Deep Medicine: How Artificial Intelligence Can Make Health Care Human Again

 

People are more comfortable sharing their innermost secrets with an avatar than with a human being.

Eric Topol Executive Vice President, Scripps Research; Director, Scripps Translat...
Session

Deep Medicine: How Artificial Intelligence Can Make Health Care Human Again

Setup

In his new book, Deep Medicine, Eric Topol – cardiologist, geneticist, digital medicine researcher – claims that artificial intelligence can put the humanity back into medicine. By freeing physicians from rote tasks, such as taking notes and performing medical scans, AI creates space for the real healing that occurs between a doctor who listens and a patient who needs to be heard. The counterintuitive recognition that technology can create space for compassion in the clinical setting could mean fewer burned-out doctors, more empowered patients, cost savings, and an entirely new way to approach medicine.

Shallow medicine means the breakdown of health care
Shallow medicine means the breakdown of health care
Could deep learning restore health care’s humanity?
Deep learning and the future of mental health care
Are we too optimistic about deep learning?
1.

Shallow medicine means the breakdown of health care

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03:14

The average time a doctor spends with their patients is in the single digits, says medical expert and author Eric Topol. Topol contends this is symptomatic of a larger breakdown in health, one that’s pushing doctors further away from the patients they’re treating. He describes this as “shallow” medicine:

Deep Medicine 2019
Shallow medicine means the breakdown of health care

2.

Could deep learning restore health care’s humanity?

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07:22

It may seem counterintuitive, but Eric Topol says one way to make health care more human is to embrace AI technologies in new ways. He points to one subfield of AI in particular, called deep learning, that is already changing the nature of health care.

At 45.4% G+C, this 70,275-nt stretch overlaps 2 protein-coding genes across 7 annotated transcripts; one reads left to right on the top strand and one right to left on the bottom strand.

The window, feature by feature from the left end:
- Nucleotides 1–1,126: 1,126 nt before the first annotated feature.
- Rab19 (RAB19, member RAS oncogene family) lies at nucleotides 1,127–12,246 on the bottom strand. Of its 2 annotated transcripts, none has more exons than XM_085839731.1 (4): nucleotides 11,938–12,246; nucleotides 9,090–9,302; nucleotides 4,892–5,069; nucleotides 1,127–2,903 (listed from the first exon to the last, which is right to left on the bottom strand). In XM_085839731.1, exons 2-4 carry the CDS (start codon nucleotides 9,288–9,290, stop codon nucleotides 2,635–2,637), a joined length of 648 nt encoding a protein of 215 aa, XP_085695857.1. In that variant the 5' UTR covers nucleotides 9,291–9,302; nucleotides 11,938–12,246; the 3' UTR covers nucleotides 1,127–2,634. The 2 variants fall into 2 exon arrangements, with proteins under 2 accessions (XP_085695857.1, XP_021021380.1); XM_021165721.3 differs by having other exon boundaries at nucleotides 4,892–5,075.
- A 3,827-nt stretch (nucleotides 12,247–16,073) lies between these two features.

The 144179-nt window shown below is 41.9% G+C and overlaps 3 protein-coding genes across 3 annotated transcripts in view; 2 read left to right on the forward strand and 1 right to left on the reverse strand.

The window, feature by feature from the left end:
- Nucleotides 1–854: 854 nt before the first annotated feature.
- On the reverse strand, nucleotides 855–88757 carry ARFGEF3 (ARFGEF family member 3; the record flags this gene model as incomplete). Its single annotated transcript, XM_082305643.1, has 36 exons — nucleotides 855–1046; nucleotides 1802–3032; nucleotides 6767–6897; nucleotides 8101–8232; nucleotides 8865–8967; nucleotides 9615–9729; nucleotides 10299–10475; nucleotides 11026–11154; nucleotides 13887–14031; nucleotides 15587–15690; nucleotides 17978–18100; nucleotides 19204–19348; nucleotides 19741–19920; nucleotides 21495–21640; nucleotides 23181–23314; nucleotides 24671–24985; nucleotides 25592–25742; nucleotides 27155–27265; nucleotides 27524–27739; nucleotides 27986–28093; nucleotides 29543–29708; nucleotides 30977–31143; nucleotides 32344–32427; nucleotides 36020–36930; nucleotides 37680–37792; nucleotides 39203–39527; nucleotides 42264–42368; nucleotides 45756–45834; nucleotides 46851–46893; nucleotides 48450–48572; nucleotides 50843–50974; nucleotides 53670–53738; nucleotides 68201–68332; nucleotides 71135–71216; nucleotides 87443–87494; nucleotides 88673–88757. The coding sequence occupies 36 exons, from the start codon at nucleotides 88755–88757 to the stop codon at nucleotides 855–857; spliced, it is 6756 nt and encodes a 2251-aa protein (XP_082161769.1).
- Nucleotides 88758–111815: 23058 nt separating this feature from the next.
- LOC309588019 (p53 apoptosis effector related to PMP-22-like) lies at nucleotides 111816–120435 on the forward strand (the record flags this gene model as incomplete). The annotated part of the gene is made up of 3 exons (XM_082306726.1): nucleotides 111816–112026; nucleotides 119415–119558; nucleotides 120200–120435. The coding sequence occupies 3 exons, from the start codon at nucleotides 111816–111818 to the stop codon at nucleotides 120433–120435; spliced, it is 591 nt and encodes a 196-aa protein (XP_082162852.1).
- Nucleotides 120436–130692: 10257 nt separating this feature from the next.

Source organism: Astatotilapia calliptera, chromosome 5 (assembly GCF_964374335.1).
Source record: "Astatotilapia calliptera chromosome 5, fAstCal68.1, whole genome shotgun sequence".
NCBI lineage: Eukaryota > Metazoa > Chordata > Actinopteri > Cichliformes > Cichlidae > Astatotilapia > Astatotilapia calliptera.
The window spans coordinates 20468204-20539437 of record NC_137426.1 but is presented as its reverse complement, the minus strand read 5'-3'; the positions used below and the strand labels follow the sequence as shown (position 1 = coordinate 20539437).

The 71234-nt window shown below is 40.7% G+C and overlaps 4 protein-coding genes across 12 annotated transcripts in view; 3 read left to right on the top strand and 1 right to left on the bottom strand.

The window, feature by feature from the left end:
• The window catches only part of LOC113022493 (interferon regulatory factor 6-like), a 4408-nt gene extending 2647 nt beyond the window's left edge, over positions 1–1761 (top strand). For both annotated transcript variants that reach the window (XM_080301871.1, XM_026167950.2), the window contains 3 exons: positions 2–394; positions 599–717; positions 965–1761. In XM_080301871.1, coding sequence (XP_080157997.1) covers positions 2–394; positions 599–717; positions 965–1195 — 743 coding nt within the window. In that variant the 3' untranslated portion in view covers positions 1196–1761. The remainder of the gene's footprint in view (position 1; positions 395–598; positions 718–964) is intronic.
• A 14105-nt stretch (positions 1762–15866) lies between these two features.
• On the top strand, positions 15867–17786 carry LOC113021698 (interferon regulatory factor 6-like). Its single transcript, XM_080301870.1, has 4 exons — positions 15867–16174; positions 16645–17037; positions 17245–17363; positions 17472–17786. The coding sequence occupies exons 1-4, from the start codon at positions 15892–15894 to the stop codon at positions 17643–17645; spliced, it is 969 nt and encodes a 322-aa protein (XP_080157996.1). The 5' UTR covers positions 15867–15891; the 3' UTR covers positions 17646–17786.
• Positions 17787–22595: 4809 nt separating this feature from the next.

Deep learning, at its simplest, involves feeding data through an artificial network of neurons and receiving ordered (yet unique) information as an output. Applied to medicine, deep learning has the potential to drastically improve the quality and speed of disease screenings.

Deep learning, although still in its infancy, has shown incredible promise to deliver more reliable diagnoses at a fraction of the time. Topol says that if doctors can spend less time diagnosing patients, yet get even more accurate test results, more energy can be spent working directly with patients on treatment. That, for Topol, is how to transition from shallow to deep medicine.

3.

Deep learning and the future of mental health care

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12:06

The dearth of mental health professionals is deeply problematic, says Eric Topol, and deep learning could help offset the need for more.  But mental health is also an area where deep learning has potential to aid treatment, not just diagnosis. Eric Topol describes how:

Eric Topol 2019
Deep learning and the future of mental health care

4.

Are we too optimistic about deep learning?

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17:16

Deep learning’s potential within health care is seductive, to say the least. Are we getting ahead of ourselves, and what are the dangers if we are? Eric Topol fears that health care is reaching such a point of desperation that we’re not left with many other choices. Topol’s biggest fear, though, is what happens to patients if AI technologies are used to exacerbate problems they were designed to fix. 


This quote has been lightly edited for clarity

  • Eric Topol: What will happen, if we don’t stand up for patients, is that administrators who have nothing to do with patient care...will make things worse. They will make the squeeze continue, and we will see further attrition. This type of opportunity will not present itself for generations, if not ever. So I do agree that overall there is a hype around technology, but we have dehumanized health care. We have gutted the ‘health’ in health care. This is our only shot to get it back that I know of.

Topol insists that as AI grows in sophistication, it’s the job of humans to grow more humane. There’s no way around the fact that humans will be technically outsmarted by machines in the near future, so the best thing we can bring to health care is those traits (like empathy and concern) that are uniquely human.

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“Deep Medicine: How Artificial Intelligence Can Make Healthcare Human Again” by Eric Topol

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